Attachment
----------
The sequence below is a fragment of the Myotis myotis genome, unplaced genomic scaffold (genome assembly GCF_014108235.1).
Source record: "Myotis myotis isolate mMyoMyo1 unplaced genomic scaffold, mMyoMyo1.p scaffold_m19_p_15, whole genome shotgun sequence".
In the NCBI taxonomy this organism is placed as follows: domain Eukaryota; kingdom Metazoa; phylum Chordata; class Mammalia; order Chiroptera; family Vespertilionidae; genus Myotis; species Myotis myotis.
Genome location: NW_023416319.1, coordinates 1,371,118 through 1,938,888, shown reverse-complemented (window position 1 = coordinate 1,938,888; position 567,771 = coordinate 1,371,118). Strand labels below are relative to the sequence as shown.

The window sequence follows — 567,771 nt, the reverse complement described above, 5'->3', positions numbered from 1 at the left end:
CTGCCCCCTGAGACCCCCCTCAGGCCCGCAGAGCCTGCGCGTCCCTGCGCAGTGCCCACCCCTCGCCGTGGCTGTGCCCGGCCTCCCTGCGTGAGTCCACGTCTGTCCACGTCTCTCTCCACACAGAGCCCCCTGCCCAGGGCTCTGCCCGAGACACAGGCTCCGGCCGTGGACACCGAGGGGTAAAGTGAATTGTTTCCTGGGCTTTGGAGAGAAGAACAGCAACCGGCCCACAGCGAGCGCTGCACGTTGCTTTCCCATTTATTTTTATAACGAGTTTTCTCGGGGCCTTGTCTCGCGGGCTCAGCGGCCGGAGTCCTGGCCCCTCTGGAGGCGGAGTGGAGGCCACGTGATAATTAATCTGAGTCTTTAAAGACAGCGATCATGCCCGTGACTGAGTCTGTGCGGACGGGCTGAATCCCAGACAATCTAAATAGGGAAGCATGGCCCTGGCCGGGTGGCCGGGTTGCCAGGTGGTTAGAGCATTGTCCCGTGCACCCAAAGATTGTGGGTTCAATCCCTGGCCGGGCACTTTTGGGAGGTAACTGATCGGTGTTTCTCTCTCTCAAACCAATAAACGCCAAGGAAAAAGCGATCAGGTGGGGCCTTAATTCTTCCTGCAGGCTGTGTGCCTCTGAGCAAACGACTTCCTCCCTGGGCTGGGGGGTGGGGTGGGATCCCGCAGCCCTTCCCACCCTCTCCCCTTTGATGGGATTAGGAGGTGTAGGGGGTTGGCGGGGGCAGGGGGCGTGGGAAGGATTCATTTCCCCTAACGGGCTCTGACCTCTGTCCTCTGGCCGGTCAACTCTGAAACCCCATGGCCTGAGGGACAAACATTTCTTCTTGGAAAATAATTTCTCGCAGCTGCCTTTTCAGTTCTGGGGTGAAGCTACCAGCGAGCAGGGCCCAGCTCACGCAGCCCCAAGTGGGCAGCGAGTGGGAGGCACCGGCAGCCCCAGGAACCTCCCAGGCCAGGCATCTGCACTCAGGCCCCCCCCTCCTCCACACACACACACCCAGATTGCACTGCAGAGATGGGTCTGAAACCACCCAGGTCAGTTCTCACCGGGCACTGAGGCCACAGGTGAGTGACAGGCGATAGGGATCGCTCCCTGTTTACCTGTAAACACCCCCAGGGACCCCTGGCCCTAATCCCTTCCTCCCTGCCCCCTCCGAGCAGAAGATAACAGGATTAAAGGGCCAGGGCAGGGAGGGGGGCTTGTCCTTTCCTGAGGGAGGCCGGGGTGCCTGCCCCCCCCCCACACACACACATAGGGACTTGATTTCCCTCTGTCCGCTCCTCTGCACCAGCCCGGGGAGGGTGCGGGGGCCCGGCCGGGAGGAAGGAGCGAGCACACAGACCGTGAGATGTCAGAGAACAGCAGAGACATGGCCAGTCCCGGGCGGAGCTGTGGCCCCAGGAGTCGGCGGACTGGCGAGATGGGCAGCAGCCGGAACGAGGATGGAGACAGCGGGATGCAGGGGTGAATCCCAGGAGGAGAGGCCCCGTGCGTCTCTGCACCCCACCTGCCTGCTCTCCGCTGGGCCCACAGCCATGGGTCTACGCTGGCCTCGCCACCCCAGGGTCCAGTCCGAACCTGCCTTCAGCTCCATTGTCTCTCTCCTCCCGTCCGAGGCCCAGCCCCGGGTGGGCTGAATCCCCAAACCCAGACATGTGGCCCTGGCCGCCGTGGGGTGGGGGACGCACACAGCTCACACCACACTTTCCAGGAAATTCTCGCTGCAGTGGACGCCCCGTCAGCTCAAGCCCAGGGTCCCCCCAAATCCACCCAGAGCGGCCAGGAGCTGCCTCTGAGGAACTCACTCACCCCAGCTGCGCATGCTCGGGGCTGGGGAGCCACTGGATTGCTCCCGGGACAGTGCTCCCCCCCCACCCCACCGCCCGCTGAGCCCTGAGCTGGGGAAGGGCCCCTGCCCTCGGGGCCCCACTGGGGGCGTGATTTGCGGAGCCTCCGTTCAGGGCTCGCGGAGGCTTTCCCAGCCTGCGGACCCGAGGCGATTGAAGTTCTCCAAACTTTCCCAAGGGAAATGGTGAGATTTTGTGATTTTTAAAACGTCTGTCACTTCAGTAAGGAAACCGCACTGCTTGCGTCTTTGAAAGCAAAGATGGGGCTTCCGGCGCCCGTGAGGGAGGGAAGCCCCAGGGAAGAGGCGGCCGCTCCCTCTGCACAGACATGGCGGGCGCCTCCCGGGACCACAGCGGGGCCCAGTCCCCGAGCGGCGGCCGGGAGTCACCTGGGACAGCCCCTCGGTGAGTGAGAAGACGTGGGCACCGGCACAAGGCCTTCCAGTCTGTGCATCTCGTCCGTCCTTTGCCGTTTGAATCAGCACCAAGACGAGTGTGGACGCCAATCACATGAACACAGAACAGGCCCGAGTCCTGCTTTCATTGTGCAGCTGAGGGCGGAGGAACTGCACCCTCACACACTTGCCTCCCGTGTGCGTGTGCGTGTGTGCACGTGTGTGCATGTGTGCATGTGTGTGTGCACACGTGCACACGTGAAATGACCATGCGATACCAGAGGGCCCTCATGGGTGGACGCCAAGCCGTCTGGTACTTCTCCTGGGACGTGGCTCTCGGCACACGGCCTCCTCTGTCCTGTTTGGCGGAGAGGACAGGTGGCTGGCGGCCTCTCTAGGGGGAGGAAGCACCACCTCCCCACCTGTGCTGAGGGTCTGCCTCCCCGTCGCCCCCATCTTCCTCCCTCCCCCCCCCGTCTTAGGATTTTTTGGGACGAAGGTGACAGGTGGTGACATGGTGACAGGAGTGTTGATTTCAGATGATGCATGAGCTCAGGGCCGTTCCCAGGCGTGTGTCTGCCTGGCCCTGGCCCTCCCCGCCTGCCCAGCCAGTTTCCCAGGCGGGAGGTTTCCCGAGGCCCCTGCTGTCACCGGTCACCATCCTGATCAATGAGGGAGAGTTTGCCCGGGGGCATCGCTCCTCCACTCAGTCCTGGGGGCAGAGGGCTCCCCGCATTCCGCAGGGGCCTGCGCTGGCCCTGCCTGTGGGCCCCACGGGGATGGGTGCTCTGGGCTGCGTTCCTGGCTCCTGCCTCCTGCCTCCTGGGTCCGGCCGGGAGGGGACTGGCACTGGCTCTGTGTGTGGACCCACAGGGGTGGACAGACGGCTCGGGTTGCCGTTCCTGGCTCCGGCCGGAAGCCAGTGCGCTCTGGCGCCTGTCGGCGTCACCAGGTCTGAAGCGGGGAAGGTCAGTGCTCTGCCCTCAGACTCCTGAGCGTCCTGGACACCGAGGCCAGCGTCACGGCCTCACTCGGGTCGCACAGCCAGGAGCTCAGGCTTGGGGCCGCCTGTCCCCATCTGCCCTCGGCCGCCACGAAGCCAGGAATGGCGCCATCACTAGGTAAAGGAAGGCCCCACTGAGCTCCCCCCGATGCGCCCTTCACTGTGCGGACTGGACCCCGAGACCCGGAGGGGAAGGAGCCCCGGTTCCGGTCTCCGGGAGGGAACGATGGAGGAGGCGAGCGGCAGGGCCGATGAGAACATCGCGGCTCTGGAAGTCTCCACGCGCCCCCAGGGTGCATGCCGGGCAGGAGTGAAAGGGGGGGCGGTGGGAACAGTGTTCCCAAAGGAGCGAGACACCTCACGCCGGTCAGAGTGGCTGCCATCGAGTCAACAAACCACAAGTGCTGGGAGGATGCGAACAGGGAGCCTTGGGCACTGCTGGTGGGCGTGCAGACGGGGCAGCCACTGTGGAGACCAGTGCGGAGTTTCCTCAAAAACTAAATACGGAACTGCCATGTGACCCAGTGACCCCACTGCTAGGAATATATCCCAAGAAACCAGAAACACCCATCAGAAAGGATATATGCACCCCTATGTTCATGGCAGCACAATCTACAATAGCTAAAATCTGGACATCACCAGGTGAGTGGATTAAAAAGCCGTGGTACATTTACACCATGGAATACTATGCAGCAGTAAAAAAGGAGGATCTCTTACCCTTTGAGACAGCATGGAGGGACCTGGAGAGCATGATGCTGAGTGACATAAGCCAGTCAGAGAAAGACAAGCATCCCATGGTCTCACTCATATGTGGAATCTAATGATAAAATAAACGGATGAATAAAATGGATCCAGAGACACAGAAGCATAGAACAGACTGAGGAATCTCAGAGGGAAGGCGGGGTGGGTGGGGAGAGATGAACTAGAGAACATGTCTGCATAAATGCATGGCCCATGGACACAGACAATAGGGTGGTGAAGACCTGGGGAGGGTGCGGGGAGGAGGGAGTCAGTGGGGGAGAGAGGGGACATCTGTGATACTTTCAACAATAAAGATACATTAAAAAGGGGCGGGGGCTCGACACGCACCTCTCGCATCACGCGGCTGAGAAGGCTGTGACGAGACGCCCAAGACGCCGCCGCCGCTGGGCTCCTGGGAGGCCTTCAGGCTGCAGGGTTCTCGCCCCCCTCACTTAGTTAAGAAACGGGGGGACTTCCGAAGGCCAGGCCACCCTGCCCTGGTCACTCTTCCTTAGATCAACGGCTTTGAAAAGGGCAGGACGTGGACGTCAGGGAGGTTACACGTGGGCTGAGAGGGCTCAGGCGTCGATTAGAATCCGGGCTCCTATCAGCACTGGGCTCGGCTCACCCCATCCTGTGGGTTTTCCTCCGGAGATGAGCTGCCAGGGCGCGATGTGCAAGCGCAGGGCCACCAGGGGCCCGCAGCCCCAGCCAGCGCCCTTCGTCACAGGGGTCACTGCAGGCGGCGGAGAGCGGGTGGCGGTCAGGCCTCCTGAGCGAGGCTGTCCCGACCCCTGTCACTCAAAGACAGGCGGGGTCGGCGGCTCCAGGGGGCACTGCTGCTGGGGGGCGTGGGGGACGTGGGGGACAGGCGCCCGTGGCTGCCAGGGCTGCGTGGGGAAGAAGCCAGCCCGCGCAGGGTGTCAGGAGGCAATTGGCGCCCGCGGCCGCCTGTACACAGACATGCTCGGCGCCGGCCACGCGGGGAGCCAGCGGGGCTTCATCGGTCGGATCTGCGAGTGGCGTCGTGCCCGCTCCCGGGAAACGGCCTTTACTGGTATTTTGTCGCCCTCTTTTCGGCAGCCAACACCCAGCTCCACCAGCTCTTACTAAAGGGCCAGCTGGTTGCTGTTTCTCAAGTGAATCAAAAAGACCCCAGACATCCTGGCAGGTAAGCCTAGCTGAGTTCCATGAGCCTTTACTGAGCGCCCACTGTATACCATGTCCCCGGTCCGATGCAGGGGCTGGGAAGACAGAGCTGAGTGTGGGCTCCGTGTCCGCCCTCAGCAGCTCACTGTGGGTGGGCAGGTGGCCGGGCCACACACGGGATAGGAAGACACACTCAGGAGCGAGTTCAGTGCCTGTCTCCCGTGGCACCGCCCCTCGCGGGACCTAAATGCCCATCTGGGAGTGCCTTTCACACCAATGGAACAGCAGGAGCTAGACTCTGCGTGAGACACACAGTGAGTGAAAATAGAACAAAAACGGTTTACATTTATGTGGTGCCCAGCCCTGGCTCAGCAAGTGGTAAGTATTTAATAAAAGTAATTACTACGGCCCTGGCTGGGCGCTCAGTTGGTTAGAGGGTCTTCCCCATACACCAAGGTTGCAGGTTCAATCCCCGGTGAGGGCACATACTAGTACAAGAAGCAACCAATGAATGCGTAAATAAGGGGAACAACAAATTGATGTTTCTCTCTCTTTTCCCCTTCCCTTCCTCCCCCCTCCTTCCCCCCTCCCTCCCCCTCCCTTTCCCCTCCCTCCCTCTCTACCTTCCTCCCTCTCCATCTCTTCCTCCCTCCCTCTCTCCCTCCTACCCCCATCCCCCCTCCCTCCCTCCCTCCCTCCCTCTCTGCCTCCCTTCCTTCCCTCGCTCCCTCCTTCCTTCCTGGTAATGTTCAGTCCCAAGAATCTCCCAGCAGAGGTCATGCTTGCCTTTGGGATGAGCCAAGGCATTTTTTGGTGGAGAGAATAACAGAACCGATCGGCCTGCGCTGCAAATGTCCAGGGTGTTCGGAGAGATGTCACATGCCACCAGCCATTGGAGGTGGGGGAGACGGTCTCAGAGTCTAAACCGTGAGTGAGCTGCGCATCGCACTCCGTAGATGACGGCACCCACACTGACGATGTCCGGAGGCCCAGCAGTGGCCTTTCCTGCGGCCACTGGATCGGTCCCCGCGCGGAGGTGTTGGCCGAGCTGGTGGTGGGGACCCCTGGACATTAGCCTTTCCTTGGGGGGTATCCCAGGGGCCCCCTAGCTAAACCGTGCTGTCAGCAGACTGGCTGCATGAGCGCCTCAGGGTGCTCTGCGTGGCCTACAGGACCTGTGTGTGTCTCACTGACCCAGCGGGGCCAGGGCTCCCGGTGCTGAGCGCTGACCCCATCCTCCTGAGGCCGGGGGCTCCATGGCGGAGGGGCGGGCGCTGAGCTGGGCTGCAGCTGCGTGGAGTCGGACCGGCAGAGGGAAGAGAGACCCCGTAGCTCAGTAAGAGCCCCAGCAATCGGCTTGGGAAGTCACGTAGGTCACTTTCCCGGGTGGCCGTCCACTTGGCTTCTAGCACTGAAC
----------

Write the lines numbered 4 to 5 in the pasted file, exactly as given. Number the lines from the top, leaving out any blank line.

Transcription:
Genome location: NW_023416319.1, coordinates 1,371,118 through 1,938,888, shown reverse-complemented (window position 1 = coordinate 1,938,888; position 567,771 = coordinate 1,371,118). Strand labels below are relative to the sequence as shown.

The window sequence follows — 567,771 nt, the reverse complement described above, 5'->3', positions numbered from 1 at the left end: